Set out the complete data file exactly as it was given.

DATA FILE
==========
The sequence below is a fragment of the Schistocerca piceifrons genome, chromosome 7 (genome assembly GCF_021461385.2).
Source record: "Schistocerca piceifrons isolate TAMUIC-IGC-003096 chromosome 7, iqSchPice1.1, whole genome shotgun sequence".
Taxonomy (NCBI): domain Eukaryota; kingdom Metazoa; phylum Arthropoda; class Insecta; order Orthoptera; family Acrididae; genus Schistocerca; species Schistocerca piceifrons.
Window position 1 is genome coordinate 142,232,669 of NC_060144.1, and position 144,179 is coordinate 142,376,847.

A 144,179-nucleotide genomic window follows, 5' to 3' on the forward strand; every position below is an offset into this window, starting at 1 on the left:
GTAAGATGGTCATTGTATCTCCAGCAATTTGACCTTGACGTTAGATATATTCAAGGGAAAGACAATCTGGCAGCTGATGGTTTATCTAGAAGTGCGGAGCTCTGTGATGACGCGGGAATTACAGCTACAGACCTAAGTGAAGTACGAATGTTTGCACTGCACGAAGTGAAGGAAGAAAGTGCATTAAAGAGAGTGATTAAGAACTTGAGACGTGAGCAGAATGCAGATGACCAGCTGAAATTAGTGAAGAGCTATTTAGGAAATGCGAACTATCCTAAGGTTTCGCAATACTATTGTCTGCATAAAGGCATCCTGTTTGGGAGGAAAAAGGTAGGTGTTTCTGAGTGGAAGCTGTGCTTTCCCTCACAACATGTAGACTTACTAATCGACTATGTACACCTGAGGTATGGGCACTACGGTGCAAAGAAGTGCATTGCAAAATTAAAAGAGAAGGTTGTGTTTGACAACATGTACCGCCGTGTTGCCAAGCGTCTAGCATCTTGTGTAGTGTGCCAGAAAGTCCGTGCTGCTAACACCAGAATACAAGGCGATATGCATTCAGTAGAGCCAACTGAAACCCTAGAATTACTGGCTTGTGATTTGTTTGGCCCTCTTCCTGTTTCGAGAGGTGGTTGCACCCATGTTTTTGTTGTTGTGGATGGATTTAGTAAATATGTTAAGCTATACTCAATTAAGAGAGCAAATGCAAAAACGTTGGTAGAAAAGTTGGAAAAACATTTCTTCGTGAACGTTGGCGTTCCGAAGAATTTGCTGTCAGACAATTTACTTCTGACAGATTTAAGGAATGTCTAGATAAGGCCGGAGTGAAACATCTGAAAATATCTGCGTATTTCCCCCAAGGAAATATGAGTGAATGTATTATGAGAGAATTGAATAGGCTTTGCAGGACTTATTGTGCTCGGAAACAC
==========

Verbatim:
The sequence below is a fragment of the Schistocerca piceifrons genome, chromosome 7 (genome assembly GCF_021461385.2).
Source record: "Schistocerca piceifrons isolate TAMUIC-IGC-003096 chromosome 7, iqSchPice1.1, whole genome shotgun sequence".
Taxonomy (NCBI): domain Eukaryota; kingdom Metazoa; phylum Arthropoda; class Insecta; order Orthoptera; family Acrididae; genus Schistocerca; species Schistocerca piceifrons.
Window position 1 is genome coordinate 142,232,669 of NC_060144.1, and position 144,179 is coordinate 142,376,847.

A 144,179-nucleotide genomic window follows, 5' to 3' on the forward strand; every position below is an offset into this window, starting at 1 on the left:
GTAAGATGGTCATTGTATCTCCAGCAATTTGACCTTGACGTTAGATATATTCAAGGGAAAGACAATCTGGCAGCTGATGGTTTATCTAGAAGTGCGGAGCTCTGTGATGACGCGGGAATTACAGCTACAGACCTAAGTGAAGTACGAATGTTTGCACTGCACGAAGTGAAGGAAGAAAGTGCATTAAAGAGAGTGATTAAGAACTTGAGACGTGAGCAGAATGCAGATGACCAGCTGAAATTAGTGAAGAGCTATTTAGGAAATGCGAACTATCCTAAGGTTTCGCAATACTATTGTCTGCATAAAGGCATCCTGTTTGGGAGGAAAAAGGTAGGTGTTTCTGAGTGGAAGCTGTGCTTTCCCTCACAACATGTAGACTTACTAATCGACTATGTACACCTGAGGTATGGGCACTACGGTGCAAAGAAGTGCATTGCAAAATTAAAAGAGAAGGTTGTGTTTGACAACATGTACCGCCGTGTTGCCAAGCGTCTAGCATCTTGTGTAGTGTGCCAGAAAGTCCGTGCTGCTAACACCAGAATACAAGGCGATATGCATTCAGTAGAGCCAACTGAAACCCTAGAATTACTGGCTTGTGATTTGTTTGGCCCTCTTCCTGTTTCGAGAGGTGGTTGCACCCATGTTTTTGTTGTTGTGGATGGATTTAGTAAATATGTTAAGCTATACTCAATTAAGAGAGCAAATGCAAAAACGTTGGTAGAAAAGTTGGAAAAACATTTCTTCGTGAACGTTGGCGTTCCGAAGAATTTGCTGTCAGACAATTTACTTCTGACAGATTTAAGGAATGTCTAGATAAGGCCGGAGTGAAACATCTGAAAATATCTGCGTATTTCCCCCAAGGAAATATGAGTGAATGTATTATGAGAGAATTGAATAGGCTTTGCAGGACTTATTGTGCTCGGAAACAC